Going to Ingelise’s classes immerses me in a flow of creativity and inspiration for my home practice. It keeps me in touch with the poses I’d rather avoid, and it deepens my understanding of the poses that are better than chocolate.

More than that, it gives my practice week a focus.

I hope that if you’re reading this from anywhere yoga is taught that you’ll be headed back to class too.

If you live in Vancouver, and would like to take classes with me, you can find my schedule at http://www.yogaon7th.com/eve.

If this was your kind of post, you might also like:

How does the impossible become possible?

Why Yoga Builds Your Inner Strength

A red chair to wake up in

Photo by Anne Sproull, my excellent and very patient teacher at the Vancouver Rowing Club





Comments on this entry are closed.

  • Tracey October 14, 2016, 1:24 am

    Congratulations on writing such a nice piece of work. It has inspired me to try something new myself. I was always afraid that I might mess up things, but you have given me confidence. Thank you for sharing your life experiences.

  • Anne September 7, 2016, 2:33 pm

    Eve, I’m so glad that your “someday” brought you now to rowing, and I’m honoured to guide you at this point on your watery pathway! Your deep awareness, mindfulness and physical confidence, cultivated in yoga, are certainly contributing to your success here – part of the multitude of benefits that yoga brings to life, always, but especially as we age. Rowing and yoga are close sisters, I’ve found; age slows from time spent on the water in a shell.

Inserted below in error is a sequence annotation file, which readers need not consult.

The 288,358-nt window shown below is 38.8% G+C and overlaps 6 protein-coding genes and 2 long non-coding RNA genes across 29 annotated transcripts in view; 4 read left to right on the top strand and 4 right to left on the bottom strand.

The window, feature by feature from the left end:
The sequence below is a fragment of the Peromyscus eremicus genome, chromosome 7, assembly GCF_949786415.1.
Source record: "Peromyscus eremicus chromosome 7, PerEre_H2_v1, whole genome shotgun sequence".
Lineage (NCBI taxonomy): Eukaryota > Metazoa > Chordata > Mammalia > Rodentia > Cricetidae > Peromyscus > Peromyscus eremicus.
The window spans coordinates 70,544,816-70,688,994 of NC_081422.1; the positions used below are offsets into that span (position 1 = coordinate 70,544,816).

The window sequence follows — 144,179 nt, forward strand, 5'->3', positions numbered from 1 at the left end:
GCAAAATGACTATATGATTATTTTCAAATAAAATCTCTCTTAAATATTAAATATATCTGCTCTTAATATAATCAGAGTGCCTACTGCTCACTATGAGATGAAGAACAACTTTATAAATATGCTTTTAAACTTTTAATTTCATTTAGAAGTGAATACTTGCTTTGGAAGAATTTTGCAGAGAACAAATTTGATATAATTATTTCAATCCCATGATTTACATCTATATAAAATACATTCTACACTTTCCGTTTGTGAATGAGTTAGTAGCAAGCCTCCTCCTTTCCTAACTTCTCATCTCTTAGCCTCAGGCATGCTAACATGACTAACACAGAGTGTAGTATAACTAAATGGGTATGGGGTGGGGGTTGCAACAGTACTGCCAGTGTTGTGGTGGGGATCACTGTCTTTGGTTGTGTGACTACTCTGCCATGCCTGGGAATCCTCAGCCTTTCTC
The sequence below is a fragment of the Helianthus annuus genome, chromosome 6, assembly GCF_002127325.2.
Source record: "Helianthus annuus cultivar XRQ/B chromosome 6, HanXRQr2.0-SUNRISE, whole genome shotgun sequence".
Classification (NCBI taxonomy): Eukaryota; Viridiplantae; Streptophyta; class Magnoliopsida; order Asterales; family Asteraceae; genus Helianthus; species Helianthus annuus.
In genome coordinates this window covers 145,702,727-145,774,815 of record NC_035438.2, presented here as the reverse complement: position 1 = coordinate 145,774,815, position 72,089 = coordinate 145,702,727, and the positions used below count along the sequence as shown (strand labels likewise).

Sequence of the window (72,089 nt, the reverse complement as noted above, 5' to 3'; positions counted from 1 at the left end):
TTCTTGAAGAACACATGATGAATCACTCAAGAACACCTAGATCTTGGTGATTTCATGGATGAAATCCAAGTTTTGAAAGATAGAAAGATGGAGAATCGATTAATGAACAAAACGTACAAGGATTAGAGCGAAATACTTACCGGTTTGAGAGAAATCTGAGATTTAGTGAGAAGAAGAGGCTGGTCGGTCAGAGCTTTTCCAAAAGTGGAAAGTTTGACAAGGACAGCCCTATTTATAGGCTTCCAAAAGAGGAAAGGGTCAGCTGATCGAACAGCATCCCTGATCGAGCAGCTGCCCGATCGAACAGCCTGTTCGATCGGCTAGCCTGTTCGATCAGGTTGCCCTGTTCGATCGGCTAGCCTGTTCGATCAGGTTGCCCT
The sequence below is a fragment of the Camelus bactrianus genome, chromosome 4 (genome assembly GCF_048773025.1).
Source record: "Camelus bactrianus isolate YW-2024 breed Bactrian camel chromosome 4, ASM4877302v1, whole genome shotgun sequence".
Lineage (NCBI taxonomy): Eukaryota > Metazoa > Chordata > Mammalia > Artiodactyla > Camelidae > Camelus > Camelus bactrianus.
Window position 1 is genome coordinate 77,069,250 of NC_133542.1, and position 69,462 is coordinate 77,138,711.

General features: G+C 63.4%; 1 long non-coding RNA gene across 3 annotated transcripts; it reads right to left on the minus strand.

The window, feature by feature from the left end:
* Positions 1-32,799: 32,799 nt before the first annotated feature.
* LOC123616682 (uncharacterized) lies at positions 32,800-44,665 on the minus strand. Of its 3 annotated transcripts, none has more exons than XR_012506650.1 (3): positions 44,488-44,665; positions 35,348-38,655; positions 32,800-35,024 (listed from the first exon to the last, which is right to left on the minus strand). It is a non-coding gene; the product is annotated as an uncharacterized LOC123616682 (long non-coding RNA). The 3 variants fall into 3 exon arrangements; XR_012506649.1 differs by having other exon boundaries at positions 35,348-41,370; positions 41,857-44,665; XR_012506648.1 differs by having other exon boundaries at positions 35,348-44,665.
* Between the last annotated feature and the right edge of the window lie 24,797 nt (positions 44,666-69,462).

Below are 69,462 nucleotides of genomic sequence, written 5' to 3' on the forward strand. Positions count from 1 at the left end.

The physical challenge of moving the boat faster is coming your way soon…but it’s as challenging (and joyful) as you choose to make it!

    • Eve September 7, 2016, 2:47 pm

      Anne, thank you! I can’t wait to see what it’s like to go faster – although maybe we should take care of my tendency to veer off toward the left first. : )
      “Close sisters” is a great way to describe rowing and yoga. And I certainly feel younger after we’ve been out for a class.

  • Gwen Howey September 5, 2016, 6:37 am

    hi Eve !
    So great to hear of your adventure!
    This summer my neurosurgeon, showed me that my congenital spine issue is causing some atrophy of my glutes & thighs and recommended that I begin working them in earnest. Although in the winter I may hit the gym, outside is where I’m happiest.